Home | Features | Music | Fashion | Interviews | Archive | Contact Us
It Be Magic?
was looking forward to the new Robin Hood series on the Beeb with the kind
of expectation that really shouldn’t be associated with Saturday evening
telly. Nothing brings out the
childish glee in me like the Lincoln green legend.
But I also had several concerns.
Would the new production be an attempt to bring Dr Who into a
Medieval forest, all pretty and young and knowing?
Maybe it would be even worse; like Hollyoaks in camouflage, with
the robbing from the rich and giving to the poor replaced by angsty blokes
in tights emoting under oak trees.
I was unrealistically hoping for was somewhere between Errol Flynn,
Ivanhoe and Maid Marian and her Merry Men; funny, camp and swashbuckling
without jettisoning those aspects that make the legend resonate through
the ages. If it seems like a
tall order to combine all that with mass appeal, it should be remembered
that this has been done before. The
Adventures of Robin Hood, the iconic Technicolor interpretation that made
Flynn a household name, was
written by Norman Reilly Raine and Seton I. Miller to not only swash some
buckles but to rally American sentiment against the Nazi menace.
Leftist scriptwriters blacklisted in the States by the House of
UnAmerican Activities found work writing for the British Robin Hood series
that ran in the ‘50s with the famous theme tune, incorporating themes of
racism and social injustice. Myths
that survive for so long can only do so if contemporary themes are
projected on to them.
it is thought that the original template for the Robin Hood legend emerged
from folk tales related to resistance to the Norman invasion, the first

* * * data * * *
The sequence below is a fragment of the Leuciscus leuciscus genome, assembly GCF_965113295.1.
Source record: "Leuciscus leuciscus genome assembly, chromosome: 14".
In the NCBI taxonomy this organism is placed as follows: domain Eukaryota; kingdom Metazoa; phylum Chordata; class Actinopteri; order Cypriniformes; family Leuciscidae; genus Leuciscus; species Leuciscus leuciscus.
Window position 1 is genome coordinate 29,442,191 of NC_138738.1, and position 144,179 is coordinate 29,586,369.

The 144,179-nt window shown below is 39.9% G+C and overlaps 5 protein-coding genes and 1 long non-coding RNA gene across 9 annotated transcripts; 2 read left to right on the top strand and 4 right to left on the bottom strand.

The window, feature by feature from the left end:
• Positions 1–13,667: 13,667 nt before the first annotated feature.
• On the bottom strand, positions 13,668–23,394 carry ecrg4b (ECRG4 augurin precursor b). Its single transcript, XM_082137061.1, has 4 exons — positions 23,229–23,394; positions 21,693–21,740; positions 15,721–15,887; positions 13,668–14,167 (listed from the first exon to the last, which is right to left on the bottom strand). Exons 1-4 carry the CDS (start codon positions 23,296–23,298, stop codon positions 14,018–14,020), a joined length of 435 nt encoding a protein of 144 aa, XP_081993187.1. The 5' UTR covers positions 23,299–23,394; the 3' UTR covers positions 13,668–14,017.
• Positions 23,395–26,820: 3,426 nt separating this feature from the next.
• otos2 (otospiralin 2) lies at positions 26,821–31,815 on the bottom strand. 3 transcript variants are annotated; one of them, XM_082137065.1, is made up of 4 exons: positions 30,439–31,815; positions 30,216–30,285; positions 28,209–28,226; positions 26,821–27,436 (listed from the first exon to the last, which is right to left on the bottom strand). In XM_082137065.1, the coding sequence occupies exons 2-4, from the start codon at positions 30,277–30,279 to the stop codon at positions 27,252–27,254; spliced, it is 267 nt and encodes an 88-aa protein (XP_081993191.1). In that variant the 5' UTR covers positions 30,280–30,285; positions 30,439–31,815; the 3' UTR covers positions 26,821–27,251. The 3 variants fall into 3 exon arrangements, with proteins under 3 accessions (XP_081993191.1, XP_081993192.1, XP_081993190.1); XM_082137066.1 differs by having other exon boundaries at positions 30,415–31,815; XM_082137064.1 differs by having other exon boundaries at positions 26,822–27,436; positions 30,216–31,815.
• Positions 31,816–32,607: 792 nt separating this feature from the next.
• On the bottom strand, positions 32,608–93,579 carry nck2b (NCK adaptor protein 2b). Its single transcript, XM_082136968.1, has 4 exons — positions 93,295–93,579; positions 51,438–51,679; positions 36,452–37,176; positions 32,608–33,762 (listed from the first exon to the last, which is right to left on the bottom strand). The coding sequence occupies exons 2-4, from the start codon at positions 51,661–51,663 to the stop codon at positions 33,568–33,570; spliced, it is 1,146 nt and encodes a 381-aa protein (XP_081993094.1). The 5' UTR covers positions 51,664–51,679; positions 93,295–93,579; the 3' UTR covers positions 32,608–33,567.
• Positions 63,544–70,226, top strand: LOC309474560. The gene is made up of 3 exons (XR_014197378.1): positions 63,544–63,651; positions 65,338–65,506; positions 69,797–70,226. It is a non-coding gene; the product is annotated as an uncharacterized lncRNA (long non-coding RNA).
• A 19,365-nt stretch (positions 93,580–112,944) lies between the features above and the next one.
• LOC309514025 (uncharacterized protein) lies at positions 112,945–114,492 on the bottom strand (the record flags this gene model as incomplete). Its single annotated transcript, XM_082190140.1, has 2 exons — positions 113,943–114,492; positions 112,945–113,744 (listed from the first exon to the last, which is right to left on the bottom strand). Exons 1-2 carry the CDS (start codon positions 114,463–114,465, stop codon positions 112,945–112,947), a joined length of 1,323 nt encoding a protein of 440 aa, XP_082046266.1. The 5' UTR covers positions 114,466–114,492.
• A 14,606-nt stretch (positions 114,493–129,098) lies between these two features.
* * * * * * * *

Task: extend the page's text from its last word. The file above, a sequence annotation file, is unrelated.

ballads tell of, alternately, a bloodthirsty and selfish bastard, and a
happy go lucky trickster. In
more modern retellings he has been portrayed as a Saxon rebel against the
foreign overlords, a noble fighter for the legitimate authority supposedly
embodied by King Richard and a fey dandy, but more or less prominent, and
most evocatively, has been the idea that Robin Hood ‘robbed from the
rich to give to the poor.’
far as I’m concerned, the new series has potential but could go either
way at this stage. Robin is
portrayed as a young noble returning from the Crusades to find his manor
being brutally mismanaged by the new Sherriff of Nottingham.
The Crusades provide a background for references to
Allen plays the Sherriff as a slightly less bonkers John Reid, all
‘detention without trial’ this and ‘law and order’ that.
It’s pretty funny but drawing out parallels between
this Robin Hood still gives to the poor.
The ending of the second episode, in which the villagers of Loxley
return to find food and money tacked to their doors, was really well done
and gave the climactic battle scene a sense of context.
Other nice touches include the character of Much, an apparent
homage to the Robin character in Maid Marian and her Merry Men, whose
campness is in keeping with a pre-watershed version of the blatant
homoeroticism of the early balladry. There’s
room for improvement but it’s early days, so hopefully they’ll sack
off the annoying arrows that flash across the screen with the scene’s
location, introduce Friar Tuck, and get Robin kitted out with a proper
longbow; the silly toy he uses to fire out arrows as if it was automated
looks like something he got free with his cornflakes.
anyway with all these pros and cons skittering around my head I decided to
write a script myself and send it to the BBC.
My idea was to base a story on last year’s arrest of the two
apparent British undercover operatives by Iraqi police that prompted an
armed assault on a police station in
In the event it was also very similar to a plot from the HTV Robin of Sherwood series. Turns out ‘my idea’ for an episode was about as ‘original’ as going in a heavy direction for the second album. Which makes me more inclined to forgive the unnecessary complications added for the BBC version and the continued infuriating pacifism of our heroes. So if you’re planning on studying for a Masters in Robin Hood studies here’s what to say about the new series: it’s ok like, but let’s hope it goes in a heavy direction for the second series.
| Features | Music
| Fashion | Interviews |
| Contact Us
Copyright © 2006 Swine Magazine. All rights reserved.